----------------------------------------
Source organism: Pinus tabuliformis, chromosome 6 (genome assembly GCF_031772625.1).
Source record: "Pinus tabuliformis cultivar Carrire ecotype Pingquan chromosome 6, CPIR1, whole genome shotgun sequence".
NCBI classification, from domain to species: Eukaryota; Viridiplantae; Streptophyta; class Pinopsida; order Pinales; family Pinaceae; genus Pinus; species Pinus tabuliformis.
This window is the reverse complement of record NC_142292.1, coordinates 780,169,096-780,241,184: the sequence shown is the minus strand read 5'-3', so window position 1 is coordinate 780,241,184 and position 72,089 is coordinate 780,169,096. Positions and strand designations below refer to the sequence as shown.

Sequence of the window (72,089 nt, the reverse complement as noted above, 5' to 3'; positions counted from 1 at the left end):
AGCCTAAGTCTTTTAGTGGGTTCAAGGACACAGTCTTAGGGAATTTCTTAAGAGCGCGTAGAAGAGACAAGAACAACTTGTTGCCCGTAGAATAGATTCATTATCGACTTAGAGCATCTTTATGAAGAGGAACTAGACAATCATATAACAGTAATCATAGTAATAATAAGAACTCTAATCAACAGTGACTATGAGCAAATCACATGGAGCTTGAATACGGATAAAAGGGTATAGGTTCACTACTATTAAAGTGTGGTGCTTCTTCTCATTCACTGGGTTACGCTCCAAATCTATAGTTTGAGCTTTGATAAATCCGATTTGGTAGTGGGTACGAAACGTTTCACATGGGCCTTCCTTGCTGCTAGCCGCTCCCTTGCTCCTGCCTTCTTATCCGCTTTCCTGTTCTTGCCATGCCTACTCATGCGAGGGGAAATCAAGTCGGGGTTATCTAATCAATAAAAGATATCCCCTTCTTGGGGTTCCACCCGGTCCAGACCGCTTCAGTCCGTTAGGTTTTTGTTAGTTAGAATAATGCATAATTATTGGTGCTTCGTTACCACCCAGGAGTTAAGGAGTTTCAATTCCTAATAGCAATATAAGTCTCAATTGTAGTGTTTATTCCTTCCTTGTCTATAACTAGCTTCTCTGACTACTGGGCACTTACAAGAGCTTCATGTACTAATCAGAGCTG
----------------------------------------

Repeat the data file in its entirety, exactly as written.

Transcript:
Source organism: Pinus tabuliformis, chromosome 6 (genome assembly GCF_031772625.1).
Source record: "Pinus tabuliformis cultivar Carrire ecotype Pingquan chromosome 6, CPIR1, whole genome shotgun sequence".
NCBI classification, from domain to species: Eukaryota; Viridiplantae; Streptophyta; class Pinopsida; order Pinales; family Pinaceae; genus Pinus; species Pinus tabuliformis.
This window is the reverse complement of record NC_142292.1, coordinates 780,169,096-780,241,184: the sequence shown is the minus strand read 5'-3', so window position 1 is coordinate 780,241,184 and position 72,089 is coordinate 780,169,096. Positions and strand designations below refer to the sequence as shown.

Sequence of the window (72,089 nt, the reverse complement as noted above, 5' to 3'; positions counted from 1 at the left end):
AGCCTAAGTCTTTTAGTGGGTTCAAGGACACAGTCTTAGGGAATTTCTTAAGAGCGCGTAGAAGAGACAAGAACAACTTGTTGCCCGTAGAATAGATTCATTATCGACTTAGAGCATCTTTATGAAGAGGAACTAGACAATCATATAACAGTAATCATAGTAATAATAAGAACTCTAATCAACAGTGACTATGAGCAAATCACATGGAGCTTGAATACGGATAAAAGGGTATAGGTTCACTACTATTAAAGTGTGGTGCTTCTTCTCATTCACTGGGTTACGCTCCAAATCTATAGTTTGAGCTTTGATAAATCCGATTTGGTAGTGGGTACGAAACGTTTCACATGGGCCTTCCTTGCTGCTAGCCGCTCCCTTGCTCCTGCCTTCTTATCCGCTTTCCTGTTCTTGCCATGCCTACTCATGCGAGGGGAAATCAAGTCGGGGTTATCTAATCAATAAAAGATATCCCCTTCTTGGGGTTCCACCCGGTCCAGACCGCTTCAGTCCGTTAGGTTTTTGTTAGTTAGAATAATGCATAATTATTGGTGCTTCGTTACCACCCAGGAGTTAAGGAGTTTCAATTCCTAATAGCAATATAAGTCTCAATTGTAGTGTTTATTCCTTCCTTGTCTATAACTAGCTTCTCTGACTACTGGGCACTTACAAGAGCTTCATGTACTAATCAGAGCTG